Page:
Tiny school has a big heart
When three children stayed home on Wednesday, Rangitaiki School halved in size.
The country school is located 30 minutes drive east of Taupo¯ . Dairy cows wander its boundary. Pine trees muffle any sounds from the nearby SH5.
The school has six children on its roll this year. It had 18 pupils in 2016, 22 pupils in 2015 and 26 in 2014.
‘‘I asked a Facebook group for rural schools if anyone had a smaller school than us,’’ principal and lead teacher Andrea Haycock said.
‘‘Someone suggested Pitcairn Island might have a smaller school.’’
Turns out it doesn’t - the island school is larger, with 7 students.
Haycock said Rangitaiki School’s small size was due to employment changes at local farms.
‘‘Sometimes, they don’t get a lot of families apply for the jobs.’’
Following ‘‘Gypsy Day’’ on June 1 each year when new dairy farm contracts are signed, the size can change dramatically.
‘‘Often, families come at school holidays and they just arrive at school,’’ Haycock said.
Having a school was crucial for the rural community, Haycock said.
‘‘It’s a selling point for the farms. It has to stay open – that’s what they’ve told us. It would be harder to get families to move out if there was no school.’’
‘‘Rangitaiki School is vital because it’s 30 minutes to the nearest school [in Taupo¯] and some of our kids already travel 30 minutes each morning. So that’d be an hour trip, each way.’’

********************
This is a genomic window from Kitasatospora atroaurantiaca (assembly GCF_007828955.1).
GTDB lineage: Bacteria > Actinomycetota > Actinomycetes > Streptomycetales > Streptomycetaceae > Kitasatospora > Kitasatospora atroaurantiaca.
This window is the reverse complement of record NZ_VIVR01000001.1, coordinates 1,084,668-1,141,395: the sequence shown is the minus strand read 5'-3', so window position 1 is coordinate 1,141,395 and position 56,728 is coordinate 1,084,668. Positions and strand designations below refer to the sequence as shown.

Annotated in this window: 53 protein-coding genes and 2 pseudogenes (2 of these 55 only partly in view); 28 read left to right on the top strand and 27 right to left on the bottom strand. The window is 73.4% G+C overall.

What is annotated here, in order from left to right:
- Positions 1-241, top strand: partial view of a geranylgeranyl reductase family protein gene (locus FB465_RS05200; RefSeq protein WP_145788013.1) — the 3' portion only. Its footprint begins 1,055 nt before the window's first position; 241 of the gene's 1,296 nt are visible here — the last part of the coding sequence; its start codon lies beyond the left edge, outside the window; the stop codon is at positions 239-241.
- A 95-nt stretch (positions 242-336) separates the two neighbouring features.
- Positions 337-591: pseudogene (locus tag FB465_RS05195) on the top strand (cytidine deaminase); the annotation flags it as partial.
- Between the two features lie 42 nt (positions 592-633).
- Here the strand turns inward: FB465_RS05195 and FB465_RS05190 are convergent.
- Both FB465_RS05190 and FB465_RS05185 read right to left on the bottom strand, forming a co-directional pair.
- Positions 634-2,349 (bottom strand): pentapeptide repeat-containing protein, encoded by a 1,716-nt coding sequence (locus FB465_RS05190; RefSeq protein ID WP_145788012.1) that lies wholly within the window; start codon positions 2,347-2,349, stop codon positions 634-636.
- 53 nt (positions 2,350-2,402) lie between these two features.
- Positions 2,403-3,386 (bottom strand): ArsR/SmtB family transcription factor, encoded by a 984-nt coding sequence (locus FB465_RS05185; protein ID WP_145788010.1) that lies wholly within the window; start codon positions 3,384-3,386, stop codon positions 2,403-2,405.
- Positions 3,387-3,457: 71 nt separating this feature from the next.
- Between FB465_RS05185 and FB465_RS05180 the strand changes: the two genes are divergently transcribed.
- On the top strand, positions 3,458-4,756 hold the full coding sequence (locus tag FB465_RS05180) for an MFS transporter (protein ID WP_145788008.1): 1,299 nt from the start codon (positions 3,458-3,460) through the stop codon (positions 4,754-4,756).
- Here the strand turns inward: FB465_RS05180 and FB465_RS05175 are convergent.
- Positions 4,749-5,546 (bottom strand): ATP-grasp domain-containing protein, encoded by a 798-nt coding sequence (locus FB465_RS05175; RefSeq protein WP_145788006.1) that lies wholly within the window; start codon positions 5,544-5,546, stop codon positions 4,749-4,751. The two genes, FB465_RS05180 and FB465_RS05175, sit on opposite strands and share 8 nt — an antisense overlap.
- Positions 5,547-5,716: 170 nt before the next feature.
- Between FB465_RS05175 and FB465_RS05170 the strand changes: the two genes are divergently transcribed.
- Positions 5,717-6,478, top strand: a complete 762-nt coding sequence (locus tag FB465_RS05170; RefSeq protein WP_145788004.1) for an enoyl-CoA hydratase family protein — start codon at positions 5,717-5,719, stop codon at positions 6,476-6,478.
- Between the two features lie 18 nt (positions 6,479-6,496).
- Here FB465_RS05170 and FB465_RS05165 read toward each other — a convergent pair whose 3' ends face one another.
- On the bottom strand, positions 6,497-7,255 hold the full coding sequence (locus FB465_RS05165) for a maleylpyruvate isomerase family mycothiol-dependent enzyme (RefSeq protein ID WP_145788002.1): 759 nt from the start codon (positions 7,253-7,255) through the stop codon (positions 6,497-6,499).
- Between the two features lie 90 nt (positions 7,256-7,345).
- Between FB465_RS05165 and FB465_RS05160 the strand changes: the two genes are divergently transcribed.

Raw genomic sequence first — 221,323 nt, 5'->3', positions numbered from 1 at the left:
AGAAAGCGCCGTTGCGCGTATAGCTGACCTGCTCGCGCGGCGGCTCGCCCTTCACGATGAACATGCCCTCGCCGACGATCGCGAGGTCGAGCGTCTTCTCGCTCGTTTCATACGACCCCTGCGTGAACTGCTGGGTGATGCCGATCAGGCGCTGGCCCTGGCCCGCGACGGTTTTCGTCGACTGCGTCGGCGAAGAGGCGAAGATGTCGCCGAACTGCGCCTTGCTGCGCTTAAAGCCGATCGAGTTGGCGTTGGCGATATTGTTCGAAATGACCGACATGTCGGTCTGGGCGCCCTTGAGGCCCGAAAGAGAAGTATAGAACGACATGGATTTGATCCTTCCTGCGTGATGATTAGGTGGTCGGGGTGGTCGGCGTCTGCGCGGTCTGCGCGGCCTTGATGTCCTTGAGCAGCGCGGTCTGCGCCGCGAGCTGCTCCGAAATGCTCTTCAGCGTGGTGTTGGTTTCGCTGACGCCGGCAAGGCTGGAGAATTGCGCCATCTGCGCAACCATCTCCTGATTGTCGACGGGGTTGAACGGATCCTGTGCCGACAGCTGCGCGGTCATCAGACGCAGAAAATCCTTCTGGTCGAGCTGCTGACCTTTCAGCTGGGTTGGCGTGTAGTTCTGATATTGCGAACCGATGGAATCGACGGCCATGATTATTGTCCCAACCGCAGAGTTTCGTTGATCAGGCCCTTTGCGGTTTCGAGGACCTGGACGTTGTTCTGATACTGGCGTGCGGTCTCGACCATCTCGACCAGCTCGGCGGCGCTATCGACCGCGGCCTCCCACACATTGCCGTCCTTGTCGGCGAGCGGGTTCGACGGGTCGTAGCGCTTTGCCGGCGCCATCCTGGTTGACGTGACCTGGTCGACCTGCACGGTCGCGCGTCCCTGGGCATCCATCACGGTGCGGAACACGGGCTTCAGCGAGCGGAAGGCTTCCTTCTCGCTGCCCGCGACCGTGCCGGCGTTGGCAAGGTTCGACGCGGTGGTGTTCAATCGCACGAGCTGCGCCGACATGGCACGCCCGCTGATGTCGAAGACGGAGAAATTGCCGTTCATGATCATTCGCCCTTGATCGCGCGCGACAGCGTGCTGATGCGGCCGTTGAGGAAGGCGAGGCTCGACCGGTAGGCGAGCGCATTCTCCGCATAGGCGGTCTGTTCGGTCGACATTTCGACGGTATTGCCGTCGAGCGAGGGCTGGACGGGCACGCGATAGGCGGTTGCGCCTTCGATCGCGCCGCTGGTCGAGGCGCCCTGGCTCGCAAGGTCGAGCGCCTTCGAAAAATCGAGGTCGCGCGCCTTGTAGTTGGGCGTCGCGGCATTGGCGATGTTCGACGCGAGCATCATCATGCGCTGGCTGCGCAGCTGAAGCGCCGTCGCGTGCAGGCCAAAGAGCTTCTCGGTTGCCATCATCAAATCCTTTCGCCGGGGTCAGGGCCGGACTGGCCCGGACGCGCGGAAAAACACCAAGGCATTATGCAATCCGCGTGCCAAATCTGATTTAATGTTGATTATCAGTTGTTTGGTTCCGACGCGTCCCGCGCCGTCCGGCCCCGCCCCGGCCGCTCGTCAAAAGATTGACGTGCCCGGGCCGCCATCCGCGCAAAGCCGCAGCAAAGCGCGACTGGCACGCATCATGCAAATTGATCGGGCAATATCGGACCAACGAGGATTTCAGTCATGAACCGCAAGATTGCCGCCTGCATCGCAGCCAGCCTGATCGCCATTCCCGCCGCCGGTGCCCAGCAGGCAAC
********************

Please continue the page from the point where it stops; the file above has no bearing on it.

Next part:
The school runs on a tight budget.
‘‘We get around $65,000 to run the whole entire school for a year that’s paying for the curriculum materials, the office lady, the cleaner, school trips, power everything,’’ she said.
As 8-year-old Sophie explained, attending a small country school had plenty of benefits.
‘‘We go riding on our bike track outside school and we’ve got a chicken coop, with chickens.
‘‘I think some people might be lonely at a smaller school. But I don’t. I think it’s fun,’’ she said,
Mac (5), who joined an older sister at Rangitaiki School, agreed with her.
‘‘I’m the youngest at this school and I wasn’t scared to come to school. I already knew everyone before I was even at school.’’
Rangitaiki School principal and head teacher Andrea Haycock (left), assisting teacher Jessica Devonport, and pupils Olivia (10), Mac (5) and Sophie (8).